In the huge rubbish dump in the barrio of Cateura, on the south side of Asunción, Paraguayan youngsters who sort through the capital’s rubbish have found the means to make music. The orchestra known locally as Melodias de la Basura or Los Reciclados, and in English as the Landfill Harmonic, was started in 2006 by an environmentalist and music teacher, Flavio Chavez. Needing instruments, he worked with a craftsman from Cateura known as Cola to make them largely from recycled material: oil tins for sound boxes, spoons for tuning pegs, forks for tensing strings. Now thirty teenagers from Cateura have guitars, flutes, violins and cellos made from rubbish. They have travelled as far as Europe to perform Mozart and Beethoven.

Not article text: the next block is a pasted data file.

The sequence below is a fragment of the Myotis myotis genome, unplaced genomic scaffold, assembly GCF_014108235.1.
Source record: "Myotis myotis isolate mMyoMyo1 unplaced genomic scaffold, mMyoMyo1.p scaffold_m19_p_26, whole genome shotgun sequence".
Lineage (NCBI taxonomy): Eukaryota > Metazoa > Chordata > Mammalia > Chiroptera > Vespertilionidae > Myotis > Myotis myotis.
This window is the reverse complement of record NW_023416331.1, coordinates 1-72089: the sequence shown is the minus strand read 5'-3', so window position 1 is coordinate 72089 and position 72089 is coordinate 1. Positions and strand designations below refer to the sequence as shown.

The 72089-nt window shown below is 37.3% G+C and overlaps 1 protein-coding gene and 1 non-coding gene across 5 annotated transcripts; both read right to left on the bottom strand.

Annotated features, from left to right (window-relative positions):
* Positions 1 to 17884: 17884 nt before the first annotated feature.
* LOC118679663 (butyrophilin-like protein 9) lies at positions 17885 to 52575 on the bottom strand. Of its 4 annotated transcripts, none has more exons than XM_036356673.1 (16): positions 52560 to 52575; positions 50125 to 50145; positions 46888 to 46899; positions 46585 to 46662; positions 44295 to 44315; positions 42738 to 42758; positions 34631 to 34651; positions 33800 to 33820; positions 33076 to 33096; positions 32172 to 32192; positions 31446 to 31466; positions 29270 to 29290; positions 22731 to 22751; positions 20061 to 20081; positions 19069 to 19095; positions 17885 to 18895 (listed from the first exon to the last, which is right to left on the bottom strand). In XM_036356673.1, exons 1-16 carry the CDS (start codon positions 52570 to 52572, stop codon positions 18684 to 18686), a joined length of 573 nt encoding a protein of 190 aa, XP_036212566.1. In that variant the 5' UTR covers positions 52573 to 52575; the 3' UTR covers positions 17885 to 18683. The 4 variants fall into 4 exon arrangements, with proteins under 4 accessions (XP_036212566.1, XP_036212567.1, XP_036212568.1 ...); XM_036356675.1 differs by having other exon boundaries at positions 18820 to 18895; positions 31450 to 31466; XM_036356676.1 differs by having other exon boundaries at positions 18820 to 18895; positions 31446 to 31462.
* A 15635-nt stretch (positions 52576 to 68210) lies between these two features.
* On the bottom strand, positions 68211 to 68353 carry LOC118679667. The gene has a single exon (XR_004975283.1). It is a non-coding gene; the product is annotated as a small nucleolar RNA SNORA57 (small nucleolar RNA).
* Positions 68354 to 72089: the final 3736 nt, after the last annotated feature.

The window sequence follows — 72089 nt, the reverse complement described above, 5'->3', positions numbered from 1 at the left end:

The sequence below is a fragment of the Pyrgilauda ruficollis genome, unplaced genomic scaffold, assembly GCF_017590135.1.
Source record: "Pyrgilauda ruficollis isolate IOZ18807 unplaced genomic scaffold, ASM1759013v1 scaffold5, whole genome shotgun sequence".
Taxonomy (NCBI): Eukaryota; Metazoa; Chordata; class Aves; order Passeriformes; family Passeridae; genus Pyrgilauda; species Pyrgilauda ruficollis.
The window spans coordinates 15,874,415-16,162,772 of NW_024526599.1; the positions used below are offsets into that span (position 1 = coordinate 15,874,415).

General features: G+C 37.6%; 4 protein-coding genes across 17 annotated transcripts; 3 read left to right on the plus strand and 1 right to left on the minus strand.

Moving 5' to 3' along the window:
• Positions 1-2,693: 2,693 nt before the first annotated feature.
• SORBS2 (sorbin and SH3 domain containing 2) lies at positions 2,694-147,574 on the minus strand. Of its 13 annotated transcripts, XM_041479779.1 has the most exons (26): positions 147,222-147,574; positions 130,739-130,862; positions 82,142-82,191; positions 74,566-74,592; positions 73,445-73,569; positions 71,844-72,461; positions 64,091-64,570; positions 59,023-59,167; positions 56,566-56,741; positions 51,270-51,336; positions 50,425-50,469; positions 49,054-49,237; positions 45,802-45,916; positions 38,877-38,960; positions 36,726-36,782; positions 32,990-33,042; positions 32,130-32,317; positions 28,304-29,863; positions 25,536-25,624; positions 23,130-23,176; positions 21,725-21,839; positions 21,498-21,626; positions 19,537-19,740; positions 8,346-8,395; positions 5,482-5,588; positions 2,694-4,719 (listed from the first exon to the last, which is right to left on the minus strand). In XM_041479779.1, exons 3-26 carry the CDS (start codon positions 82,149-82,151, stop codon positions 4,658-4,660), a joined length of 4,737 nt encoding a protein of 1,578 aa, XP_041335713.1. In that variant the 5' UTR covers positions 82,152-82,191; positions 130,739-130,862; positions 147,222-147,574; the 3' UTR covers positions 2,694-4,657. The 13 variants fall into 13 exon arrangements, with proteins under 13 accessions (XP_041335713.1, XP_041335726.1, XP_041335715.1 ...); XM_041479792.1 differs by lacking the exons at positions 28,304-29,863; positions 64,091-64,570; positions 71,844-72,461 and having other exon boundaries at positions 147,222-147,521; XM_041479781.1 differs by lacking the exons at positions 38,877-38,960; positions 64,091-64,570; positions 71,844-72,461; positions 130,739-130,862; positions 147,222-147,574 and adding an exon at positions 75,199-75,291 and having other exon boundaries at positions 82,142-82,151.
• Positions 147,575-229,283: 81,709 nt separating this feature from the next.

The landfill harmonic is part of a bigger project called Sonidos de la Tierra. Begun in 2002 by Luis Szaran, director of the Asunción Sinfonic Orchestra, it works in more than 160 poor communities in Paraguay and has taught music to over 14,000 children. They are well-known for their massive open air concerts, one of which featured 223 harps, Paraguay’s national instrument.
They play mostly classical music, but they’ve also given a concert in honour of the Rolling Stones. The OrqueStone, formed for a concert in Asunción last August to celebrate Sonido de la Tierra’s 10th anniversary (and the Stones’ 50th), featured 2700 instrumentalists. Never before has ‘Satisfaction’ been played by so many violinists and cellists.
Original post and comments: London Review of Books